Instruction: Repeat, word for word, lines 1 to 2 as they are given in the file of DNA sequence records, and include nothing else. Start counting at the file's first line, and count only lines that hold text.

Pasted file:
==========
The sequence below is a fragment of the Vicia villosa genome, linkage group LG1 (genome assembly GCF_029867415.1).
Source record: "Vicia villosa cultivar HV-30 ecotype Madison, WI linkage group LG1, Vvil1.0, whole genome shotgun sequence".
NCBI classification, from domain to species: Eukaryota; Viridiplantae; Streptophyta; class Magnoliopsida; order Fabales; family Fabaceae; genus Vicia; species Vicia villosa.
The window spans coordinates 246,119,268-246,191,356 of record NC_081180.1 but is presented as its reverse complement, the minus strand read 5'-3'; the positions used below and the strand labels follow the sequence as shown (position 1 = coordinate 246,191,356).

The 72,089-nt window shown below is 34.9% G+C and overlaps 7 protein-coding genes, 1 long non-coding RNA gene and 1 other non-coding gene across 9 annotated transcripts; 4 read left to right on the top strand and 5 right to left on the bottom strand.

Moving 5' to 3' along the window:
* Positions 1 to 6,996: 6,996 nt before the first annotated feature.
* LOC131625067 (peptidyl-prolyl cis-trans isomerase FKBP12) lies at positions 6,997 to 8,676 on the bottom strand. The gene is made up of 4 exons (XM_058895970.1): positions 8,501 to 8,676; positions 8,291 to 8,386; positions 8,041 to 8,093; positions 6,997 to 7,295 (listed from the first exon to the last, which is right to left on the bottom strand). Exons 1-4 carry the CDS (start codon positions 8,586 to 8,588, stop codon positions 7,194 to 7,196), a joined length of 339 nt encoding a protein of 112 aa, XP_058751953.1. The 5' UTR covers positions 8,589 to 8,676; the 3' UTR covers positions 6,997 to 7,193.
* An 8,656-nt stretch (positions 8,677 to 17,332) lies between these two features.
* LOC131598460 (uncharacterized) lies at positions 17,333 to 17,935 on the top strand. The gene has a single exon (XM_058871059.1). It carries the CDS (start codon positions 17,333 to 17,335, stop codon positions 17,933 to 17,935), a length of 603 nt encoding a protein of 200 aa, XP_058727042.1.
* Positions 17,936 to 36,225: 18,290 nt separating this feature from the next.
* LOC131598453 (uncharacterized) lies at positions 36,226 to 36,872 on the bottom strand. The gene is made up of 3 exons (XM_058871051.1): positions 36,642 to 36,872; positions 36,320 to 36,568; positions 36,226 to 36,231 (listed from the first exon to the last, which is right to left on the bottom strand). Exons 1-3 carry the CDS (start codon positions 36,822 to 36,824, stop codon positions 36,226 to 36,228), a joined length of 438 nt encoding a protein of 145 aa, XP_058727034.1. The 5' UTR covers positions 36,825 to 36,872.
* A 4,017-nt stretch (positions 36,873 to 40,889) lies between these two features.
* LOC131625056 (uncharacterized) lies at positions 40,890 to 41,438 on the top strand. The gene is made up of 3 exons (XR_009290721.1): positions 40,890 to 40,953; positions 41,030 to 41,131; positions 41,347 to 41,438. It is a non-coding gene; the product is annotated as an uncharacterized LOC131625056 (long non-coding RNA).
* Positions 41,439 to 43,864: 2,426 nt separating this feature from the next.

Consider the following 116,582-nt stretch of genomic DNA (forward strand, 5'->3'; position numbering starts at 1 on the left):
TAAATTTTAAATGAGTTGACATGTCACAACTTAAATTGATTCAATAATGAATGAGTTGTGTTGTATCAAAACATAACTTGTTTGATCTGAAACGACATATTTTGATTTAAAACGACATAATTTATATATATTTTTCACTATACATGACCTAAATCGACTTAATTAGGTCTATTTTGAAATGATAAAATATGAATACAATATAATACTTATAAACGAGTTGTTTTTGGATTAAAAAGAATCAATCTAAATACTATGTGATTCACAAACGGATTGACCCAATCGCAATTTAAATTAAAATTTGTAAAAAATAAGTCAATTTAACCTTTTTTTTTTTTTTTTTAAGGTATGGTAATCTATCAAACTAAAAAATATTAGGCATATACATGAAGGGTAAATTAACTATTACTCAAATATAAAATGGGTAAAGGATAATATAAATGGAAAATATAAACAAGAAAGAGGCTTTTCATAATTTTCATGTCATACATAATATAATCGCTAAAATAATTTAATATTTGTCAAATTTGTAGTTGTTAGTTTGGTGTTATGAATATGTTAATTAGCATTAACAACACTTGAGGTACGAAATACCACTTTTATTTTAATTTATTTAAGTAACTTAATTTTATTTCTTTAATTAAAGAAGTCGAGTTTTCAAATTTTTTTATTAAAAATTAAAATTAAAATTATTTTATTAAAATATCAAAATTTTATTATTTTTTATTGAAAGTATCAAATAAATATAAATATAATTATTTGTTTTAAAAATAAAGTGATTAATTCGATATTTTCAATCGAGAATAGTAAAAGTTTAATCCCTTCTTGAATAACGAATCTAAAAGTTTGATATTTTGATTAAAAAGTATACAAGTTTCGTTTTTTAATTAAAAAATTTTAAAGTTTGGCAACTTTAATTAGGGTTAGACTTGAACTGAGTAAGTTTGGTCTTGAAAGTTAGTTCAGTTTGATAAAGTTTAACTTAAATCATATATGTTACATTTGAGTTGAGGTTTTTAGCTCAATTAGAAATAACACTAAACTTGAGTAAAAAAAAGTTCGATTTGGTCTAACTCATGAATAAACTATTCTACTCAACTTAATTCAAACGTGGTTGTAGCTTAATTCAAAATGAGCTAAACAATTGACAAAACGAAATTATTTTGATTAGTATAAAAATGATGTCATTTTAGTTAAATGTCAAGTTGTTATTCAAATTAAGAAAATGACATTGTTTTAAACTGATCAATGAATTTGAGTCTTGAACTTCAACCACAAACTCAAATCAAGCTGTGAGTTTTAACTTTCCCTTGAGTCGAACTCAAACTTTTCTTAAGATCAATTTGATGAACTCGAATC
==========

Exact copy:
The sequence below is a fragment of the Vicia villosa genome, linkage group LG1 (genome assembly GCF_029867415.1).
Source record: "Vicia villosa cultivar HV-30 ecotype Madison, WI linkage group LG1, Vvil1.0, whole genome shotgun sequence".